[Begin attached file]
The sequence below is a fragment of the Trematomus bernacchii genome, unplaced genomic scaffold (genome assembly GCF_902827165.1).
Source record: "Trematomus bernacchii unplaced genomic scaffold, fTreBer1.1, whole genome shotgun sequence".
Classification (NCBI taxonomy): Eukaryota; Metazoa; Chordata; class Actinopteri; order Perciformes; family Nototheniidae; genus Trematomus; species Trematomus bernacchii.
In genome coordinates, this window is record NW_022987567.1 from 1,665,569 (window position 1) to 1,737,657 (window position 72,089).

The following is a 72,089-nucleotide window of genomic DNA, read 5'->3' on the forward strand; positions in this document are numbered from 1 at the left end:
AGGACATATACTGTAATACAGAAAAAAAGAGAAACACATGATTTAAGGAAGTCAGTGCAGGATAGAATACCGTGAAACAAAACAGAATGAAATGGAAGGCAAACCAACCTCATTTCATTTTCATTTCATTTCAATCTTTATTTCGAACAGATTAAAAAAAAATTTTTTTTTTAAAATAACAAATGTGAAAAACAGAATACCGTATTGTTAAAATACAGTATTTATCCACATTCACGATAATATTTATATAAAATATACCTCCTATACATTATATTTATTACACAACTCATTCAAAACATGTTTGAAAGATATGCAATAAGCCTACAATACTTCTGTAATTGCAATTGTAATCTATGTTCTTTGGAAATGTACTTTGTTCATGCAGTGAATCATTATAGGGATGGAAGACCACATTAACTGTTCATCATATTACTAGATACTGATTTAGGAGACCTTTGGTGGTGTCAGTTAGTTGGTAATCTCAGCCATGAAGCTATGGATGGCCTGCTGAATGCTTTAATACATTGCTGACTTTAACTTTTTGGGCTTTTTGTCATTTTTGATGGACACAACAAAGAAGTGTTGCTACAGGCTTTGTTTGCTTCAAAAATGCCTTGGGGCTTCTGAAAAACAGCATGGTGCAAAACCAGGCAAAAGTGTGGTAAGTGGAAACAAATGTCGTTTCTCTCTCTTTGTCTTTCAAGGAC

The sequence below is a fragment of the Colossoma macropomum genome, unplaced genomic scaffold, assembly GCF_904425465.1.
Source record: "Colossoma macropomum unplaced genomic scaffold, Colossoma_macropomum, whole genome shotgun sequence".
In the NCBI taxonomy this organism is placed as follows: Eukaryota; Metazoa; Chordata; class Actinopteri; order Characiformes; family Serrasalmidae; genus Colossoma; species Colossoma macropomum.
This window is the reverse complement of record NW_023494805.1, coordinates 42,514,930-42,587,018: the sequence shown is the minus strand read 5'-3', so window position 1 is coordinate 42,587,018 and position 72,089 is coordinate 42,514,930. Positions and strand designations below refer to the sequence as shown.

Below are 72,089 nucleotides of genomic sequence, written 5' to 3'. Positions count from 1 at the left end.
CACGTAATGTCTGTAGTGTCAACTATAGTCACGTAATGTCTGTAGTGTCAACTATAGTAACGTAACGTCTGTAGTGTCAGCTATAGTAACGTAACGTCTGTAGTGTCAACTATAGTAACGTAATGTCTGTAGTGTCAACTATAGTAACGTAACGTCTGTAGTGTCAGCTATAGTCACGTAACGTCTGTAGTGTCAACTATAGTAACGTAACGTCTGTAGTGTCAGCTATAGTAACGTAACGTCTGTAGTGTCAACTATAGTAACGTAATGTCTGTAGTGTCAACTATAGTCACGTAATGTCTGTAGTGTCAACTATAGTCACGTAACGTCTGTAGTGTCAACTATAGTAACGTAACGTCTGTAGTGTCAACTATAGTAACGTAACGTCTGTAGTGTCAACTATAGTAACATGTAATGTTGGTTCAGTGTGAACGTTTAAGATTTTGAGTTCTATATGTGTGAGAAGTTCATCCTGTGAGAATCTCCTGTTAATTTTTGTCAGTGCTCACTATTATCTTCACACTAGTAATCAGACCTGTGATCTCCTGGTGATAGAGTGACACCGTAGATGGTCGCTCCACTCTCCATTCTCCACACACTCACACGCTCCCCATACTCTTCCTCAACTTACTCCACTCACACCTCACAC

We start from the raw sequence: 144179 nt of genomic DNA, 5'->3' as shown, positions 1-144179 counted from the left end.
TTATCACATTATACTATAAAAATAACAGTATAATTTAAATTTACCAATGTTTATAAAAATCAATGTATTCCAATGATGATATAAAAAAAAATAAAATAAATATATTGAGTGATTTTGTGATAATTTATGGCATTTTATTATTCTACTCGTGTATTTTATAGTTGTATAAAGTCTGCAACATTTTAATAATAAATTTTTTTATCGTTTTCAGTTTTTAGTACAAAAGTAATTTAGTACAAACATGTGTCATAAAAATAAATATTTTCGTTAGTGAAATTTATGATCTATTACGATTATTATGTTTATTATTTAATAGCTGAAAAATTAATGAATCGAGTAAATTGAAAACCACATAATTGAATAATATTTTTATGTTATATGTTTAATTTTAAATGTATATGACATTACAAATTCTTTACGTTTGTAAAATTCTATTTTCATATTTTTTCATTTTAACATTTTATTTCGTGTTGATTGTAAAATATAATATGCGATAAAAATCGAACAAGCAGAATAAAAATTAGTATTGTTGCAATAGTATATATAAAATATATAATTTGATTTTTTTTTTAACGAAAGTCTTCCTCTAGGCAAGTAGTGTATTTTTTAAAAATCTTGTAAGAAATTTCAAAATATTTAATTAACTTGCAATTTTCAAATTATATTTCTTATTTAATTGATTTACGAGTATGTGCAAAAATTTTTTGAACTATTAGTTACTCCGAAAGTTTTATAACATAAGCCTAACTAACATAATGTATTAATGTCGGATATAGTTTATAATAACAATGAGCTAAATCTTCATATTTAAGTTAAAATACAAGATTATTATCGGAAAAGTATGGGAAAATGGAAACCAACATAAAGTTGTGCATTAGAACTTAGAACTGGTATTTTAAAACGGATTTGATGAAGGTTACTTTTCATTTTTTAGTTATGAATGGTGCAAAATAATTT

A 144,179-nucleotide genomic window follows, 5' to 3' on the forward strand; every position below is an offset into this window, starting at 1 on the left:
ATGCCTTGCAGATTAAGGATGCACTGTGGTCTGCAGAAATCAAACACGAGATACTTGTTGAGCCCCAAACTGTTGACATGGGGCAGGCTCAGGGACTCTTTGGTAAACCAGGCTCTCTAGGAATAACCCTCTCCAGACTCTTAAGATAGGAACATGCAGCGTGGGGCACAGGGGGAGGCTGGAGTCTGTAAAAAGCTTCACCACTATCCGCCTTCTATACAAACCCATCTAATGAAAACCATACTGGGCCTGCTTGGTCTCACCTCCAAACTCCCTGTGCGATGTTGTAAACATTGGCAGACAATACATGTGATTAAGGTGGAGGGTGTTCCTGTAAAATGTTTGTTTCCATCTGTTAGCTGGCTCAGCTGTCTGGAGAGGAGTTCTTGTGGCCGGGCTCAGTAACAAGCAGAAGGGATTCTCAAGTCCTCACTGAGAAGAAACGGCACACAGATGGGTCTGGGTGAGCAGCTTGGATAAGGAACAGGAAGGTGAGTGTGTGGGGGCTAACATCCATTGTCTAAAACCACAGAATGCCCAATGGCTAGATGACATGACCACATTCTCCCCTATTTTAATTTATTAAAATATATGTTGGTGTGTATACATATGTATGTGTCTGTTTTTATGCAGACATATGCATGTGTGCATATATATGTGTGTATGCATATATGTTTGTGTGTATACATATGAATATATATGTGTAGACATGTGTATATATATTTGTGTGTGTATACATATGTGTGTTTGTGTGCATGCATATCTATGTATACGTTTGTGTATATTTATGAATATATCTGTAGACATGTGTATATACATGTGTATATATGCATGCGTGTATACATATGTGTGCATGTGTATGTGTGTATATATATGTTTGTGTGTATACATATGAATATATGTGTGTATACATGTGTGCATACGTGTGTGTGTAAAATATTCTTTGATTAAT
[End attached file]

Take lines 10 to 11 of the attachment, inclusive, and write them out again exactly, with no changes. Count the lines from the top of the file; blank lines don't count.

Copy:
This window is the reverse complement of record NW_023494805.1, coordinates 42,514,930-42,587,018: the sequence shown is the minus strand read 5'-3', so window position 1 is coordinate 42,587,018 and position 72,089 is coordinate 42,514,930. Positions and strand designations below refer to the sequence as shown.

Below are 72,089 nucleotides of genomic sequence, written 5' to 3'. Positions count from 1 at the left end.